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Jaguars defense stymies Steelers

JACKSONVILLE, Fla. (Sept. 18, 2006) -- Ben Roethlisberger gingerly walked off the field near the end of the game, grimacing and grasping his side after another hard hit.

Big Ben was back. He wasn't back to form, though -- and the Jacksonville Jaguars defense had a lot to with that.

Wearing protective padding around his midsection, Roethlisberger returned to Pittsburgh's lineup Monday night, barely two weeks after an emergency appendectomy. The Jaguars made him pay for his courage, harassing the quarterback and stopping the defending Super Bowl champions' nine-game winning streak with a 9-0 victory -- the lowest-scoring game in Monday Night Football history.

"A lot of it was my fault," Roethlisberger said. "I told coach I'll be OK. When I get some more practice and get on the same page with the receivers, we'll be good."

Pittsburgh couldn't run it either, managing only 20 yards on Willie Parker's 11 carries and 26 yards overall.

Josh Scobee kicked three field goals for the Jaguars (2-0), who improved to 4-0 against the Steelers in September and 3-0 against them on Monday night.

The Steelers (1-1) kept it close all game, and got the ball back with about five minutes to play, down 6-0. But Rashean Mathis intercepted Roethlisberger's slant pass and returned it into field goal range.

Scobee kicked his third field goal, a 42-yarder with 4:26 left. He had a 31-yarder late in the third and a 32-yarder earlier in the fourth, and that's all Jacksonville would need.

"We moved the ball well, but we did a bad job of scoring points," quarterback Byron Leftwich said. "To move to the next level, we've got to have more than nine points but, we played a tough team, man. The Super Bowl champs. It was a tough, physical game and we came out on top."

Mathis picked off another one with 1:44 remaining, sending Roethlisberger walking slowly to the bench. Mathis also sealed last year's victory at Pittsburgh, intercepting a pass in overtime and returning it 41 yards for the decisive score.

The shutout was Jacksonville's first since December 2003 against Houston. It also was the fifth time the defending Super Bowl champions have been shut out; the 1980 Steelers were blanked once, and the 1981 Raiders were shut out three times.

"If you come in here with the mindset of running the ball on us, you may want to rethink that philosophy," Jags defensive end Paul Spicer said. "It ain't going to be that easy."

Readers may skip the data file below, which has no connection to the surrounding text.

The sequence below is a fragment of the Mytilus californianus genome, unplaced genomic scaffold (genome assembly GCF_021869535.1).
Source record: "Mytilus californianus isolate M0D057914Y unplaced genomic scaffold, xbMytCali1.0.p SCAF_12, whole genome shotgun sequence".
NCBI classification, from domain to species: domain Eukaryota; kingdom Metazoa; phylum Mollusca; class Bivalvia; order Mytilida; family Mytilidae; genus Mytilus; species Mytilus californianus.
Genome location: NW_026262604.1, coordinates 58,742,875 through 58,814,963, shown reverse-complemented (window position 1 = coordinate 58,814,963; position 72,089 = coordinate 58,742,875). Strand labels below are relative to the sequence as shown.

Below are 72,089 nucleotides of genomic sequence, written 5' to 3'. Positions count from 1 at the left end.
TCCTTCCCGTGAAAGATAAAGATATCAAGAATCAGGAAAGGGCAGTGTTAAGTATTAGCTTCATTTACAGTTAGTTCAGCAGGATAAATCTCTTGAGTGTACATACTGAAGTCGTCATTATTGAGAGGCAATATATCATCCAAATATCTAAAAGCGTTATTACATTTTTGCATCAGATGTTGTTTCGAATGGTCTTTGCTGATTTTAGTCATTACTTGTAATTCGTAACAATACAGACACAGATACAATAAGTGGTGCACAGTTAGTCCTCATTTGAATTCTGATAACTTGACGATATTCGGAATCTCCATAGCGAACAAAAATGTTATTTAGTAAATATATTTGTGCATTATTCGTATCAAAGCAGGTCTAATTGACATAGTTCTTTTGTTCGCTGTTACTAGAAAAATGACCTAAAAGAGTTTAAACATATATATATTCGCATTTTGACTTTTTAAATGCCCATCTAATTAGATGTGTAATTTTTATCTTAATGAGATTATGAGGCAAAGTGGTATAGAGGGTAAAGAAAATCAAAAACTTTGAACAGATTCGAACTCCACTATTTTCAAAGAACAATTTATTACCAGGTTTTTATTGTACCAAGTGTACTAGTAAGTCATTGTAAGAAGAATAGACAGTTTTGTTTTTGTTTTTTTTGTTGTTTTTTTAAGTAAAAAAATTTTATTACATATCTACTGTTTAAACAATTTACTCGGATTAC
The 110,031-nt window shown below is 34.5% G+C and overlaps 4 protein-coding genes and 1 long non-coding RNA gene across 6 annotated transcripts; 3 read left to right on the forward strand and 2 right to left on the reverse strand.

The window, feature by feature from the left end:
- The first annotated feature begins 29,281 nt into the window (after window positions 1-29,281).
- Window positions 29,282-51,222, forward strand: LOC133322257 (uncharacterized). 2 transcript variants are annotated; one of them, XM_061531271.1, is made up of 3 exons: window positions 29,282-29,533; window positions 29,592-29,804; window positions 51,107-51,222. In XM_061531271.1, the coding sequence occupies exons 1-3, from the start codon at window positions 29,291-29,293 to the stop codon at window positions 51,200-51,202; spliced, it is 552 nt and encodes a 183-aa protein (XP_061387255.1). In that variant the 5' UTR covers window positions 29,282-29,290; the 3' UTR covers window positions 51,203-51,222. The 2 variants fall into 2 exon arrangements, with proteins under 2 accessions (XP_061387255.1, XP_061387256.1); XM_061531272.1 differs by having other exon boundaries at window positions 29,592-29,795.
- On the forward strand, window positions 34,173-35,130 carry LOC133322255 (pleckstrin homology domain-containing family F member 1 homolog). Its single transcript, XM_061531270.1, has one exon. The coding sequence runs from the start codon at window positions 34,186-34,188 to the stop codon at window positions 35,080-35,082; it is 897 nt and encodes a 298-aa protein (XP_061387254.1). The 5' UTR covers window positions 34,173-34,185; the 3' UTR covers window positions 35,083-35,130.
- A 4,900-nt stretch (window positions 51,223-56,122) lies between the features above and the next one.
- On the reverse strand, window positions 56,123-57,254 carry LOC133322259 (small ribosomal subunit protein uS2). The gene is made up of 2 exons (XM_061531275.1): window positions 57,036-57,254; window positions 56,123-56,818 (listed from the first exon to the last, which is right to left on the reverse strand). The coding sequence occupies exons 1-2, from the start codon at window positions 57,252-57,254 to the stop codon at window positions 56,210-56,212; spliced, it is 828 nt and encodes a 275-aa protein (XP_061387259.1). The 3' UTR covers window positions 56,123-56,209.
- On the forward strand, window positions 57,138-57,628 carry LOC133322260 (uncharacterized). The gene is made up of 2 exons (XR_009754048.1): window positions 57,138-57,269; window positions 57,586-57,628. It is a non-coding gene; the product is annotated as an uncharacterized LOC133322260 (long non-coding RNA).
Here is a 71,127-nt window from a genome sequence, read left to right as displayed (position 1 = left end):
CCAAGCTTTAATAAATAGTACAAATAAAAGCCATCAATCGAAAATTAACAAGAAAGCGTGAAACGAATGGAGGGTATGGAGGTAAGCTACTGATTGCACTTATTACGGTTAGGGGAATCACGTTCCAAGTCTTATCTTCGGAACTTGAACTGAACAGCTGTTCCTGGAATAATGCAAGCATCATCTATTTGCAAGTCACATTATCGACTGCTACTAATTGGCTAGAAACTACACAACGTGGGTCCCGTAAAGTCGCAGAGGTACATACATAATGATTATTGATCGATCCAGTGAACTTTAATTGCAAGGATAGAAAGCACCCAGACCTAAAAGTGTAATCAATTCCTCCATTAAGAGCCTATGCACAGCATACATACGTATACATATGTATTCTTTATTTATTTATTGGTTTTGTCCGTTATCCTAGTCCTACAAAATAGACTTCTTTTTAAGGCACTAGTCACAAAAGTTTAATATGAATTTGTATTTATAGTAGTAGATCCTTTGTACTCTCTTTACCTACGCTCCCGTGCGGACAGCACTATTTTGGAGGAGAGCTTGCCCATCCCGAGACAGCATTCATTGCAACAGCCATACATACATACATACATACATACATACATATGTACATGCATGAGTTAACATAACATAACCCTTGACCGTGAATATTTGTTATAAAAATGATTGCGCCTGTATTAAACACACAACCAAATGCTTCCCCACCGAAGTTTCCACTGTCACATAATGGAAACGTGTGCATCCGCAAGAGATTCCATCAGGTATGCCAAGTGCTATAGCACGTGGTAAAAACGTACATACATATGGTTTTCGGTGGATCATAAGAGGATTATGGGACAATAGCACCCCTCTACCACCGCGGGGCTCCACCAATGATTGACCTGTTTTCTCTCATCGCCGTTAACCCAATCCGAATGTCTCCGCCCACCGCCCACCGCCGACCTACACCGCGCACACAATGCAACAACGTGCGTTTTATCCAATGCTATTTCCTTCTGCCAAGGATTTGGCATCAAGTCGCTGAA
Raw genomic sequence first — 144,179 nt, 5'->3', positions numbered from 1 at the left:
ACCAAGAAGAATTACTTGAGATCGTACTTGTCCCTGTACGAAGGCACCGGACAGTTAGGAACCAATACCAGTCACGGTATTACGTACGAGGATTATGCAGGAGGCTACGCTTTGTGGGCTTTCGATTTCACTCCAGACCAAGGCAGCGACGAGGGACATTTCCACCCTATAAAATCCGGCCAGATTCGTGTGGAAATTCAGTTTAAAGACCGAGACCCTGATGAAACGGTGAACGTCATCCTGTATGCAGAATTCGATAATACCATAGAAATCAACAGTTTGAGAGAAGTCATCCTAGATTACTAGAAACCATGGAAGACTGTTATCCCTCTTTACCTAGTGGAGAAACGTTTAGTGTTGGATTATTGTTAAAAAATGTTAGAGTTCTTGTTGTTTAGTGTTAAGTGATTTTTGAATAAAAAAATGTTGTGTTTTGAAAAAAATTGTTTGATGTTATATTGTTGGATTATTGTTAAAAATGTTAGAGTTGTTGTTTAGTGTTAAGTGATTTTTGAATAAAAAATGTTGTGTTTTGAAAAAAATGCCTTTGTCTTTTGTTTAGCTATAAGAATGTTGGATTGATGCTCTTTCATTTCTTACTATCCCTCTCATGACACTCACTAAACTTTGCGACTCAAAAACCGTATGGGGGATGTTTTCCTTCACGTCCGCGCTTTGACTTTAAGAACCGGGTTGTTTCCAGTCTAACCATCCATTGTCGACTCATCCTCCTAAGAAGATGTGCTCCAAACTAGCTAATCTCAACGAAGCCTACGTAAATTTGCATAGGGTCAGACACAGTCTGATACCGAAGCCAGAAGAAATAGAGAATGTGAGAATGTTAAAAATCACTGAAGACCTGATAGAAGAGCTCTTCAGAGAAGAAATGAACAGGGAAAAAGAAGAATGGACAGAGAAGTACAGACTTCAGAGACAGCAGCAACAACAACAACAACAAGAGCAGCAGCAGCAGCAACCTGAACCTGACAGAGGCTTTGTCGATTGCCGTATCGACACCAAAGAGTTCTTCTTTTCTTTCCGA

Added running back Fred Taylor: "That's definitely one of the best defensive performances that I've seen since I've been here."

Roethlisberger might agree. He threw his hands up in frustration after his first interception, then walked off the field with his hands on side following his next possession, when he took a jolting shot to his midsection after throwing a pass.

He was sacked twice and knocked down several more times.

"It was a lot of good hitting out there," Jaguars coach Jack Del Rio said. "Two real physical teams going at it out there. I'm real proud of the effort they put forth."

Coach Bill Cowher might be questioned for sending Roethlisberger out against Jacksonville's aggressive defense -- especially after his star quarterback woke up feeling sick Sunday and had a fever earlier Monday -- but he wanted to get him ready for next week's game against division rival Cincinnati.

"I forgot how this feeling is," Roethlisberger said of losing for the first time since Dec. 4, 2005. "It's not a fun feeling. But hopefully, it's how you rebound."

Jacksonville faces defending division champion Indianapolis in Week 3. The Jags spent much of the offseason talking about closing the gap on the Colts and winning the division, and after their first two performances, they look ready to at least challenge for the spot.

The Jaguars spent the closing minutes celebrating their first Monday night win since 2001, improving to 7-2 in the league's most coveted time slot. It marked a new low for scoring on a Monday night, however, dipping below the San Francisco 49ers' 7-3 win over the New York Giants in 1990.

The Jaguars had plenty of bright spots anyway.

Leftwich completed 26 of 39 passes for 260 yards. Taylor, whose best game came against the Steelers in 2000, ran 22 times for 92 yards and caught three passes for 29 yards.

Reggie Williams and Matt Jones were even more impressive.

Williams caught eight passes for 95 yards, including a 48-yarder on a short crossing pass on third down. He beat Deshea Townsend, then juked Tyrone Carter to set up Scobee's second field goal.

Jones finished with six catches for 73 yards -- and each of his first five receptions resulted in first downs.

Roethlisberger, the youngest starting quarterback to win a Super Bowl, completed 17 of 32 passes for 141 yards. It was Roethlisberger's first regular-season action since the scary offseason motorcycle accident that nearly cost him his life.

The Steelers star broke his nose, upper and lower jaw, eye socket bones, and got a concussion during his June 12 accident but recovered in time to report for training camp with the rest of the defending champions.

He sat out Pittsburgh's 28-17 season-opening victory over the Miami Dolphins after having the appendectomy Sept. 3.

Roethlisberger returned to see Pittsburgh shut out for the first time since December 2003 against the New York Jets.

"A loss is a loss," Roethlisberger said. "I don't care how you do it. You play as bad as I did, that's how you get shut out."


Pittsburgh's 26 yards rushing on 14 carries was the lowest in Bill Cowher's 15 years. The Steelers had no first downs rushing. ... The Jags have won 10 of their last 12 games dating to last season. ... The Jags had three players leave with injuries: DE Marcellus Wiley (groin), WR Chad Owens (ribs) and FB Derrick Wimbush (knee).

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